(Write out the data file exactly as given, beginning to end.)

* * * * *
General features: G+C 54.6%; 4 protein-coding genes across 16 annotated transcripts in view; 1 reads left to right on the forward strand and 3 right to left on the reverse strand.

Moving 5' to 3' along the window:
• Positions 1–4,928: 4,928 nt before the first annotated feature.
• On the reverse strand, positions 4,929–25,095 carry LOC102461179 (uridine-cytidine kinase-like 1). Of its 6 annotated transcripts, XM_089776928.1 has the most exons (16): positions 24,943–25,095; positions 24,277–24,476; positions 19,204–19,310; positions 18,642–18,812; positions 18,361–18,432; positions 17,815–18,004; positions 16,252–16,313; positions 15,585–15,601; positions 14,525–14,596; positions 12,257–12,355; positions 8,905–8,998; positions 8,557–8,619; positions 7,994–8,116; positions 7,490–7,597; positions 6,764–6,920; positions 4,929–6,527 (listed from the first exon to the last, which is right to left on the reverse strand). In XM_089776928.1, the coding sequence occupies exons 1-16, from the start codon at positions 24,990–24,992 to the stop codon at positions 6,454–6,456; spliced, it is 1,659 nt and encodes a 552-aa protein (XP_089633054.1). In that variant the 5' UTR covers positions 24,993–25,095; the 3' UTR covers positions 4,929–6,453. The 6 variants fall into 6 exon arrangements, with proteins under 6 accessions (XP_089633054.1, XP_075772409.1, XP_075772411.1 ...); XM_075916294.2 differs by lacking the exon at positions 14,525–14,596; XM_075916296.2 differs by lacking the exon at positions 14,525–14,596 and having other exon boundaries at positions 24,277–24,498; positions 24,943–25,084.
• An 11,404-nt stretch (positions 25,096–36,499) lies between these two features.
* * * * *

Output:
General features: G+C 54.6%; 4 protein-coding genes across 16 annotated transcripts in view; 1 reads left to right on the forward strand and 3 right to left on the reverse strand.

Moving 5' to 3' along the window:
• Positions 1–4,928: 4,928 nt before the first annotated feature.
• On the reverse strand, positions 4,929–25,095 carry LOC102461179 (uridine-cytidine kinase-like 1). Of its 6 annotated transcripts, XM_089776928.1 has the most exons (16): positions 24,943–25,095; positions 24,277–24,476; positions 19,204–19,310; positions 18,642–18,812; positions 18,361–18,432; positions 17,815–18,004; positions 16,252–16,313; positions 15,585–15,601; positions 14,525–14,596; positions 12,257–12,355; positions 8,905–8,998; positions 8,557–8,619; positions 7,994–8,116; positions 7,490–7,597; positions 6,764–6,920; positions 4,929–6,527 (listed from the first exon to the last, which is right to left on the reverse strand). In XM_089776928.1, the coding sequence occupies exons 1-16, from the start codon at positions 24,990–24,992 to the stop codon at positions 6,454–6,456; spliced, it is 1,659 nt and encodes a 552-aa protein (XP_089633054.1). In that variant the 5' UTR covers positions 24,993–25,095; the 3' UTR covers positions 4,929–6,453. The 6 variants fall into 6 exon arrangements, with proteins under 6 accessions (XP_089633054.1, XP_075772409.1, XP_075772411.1 ...); XM_075916294.2 differs by lacking the exon at positions 14,525–14,596; XM_075916296.2 differs by lacking the exon at positions 14,525–14,596 and having other exon boundaries at positions 24,277–24,498; positions 24,943–25,084.
• An 11,404-nt stretch (positions 25,096–36,499) lies between these two features.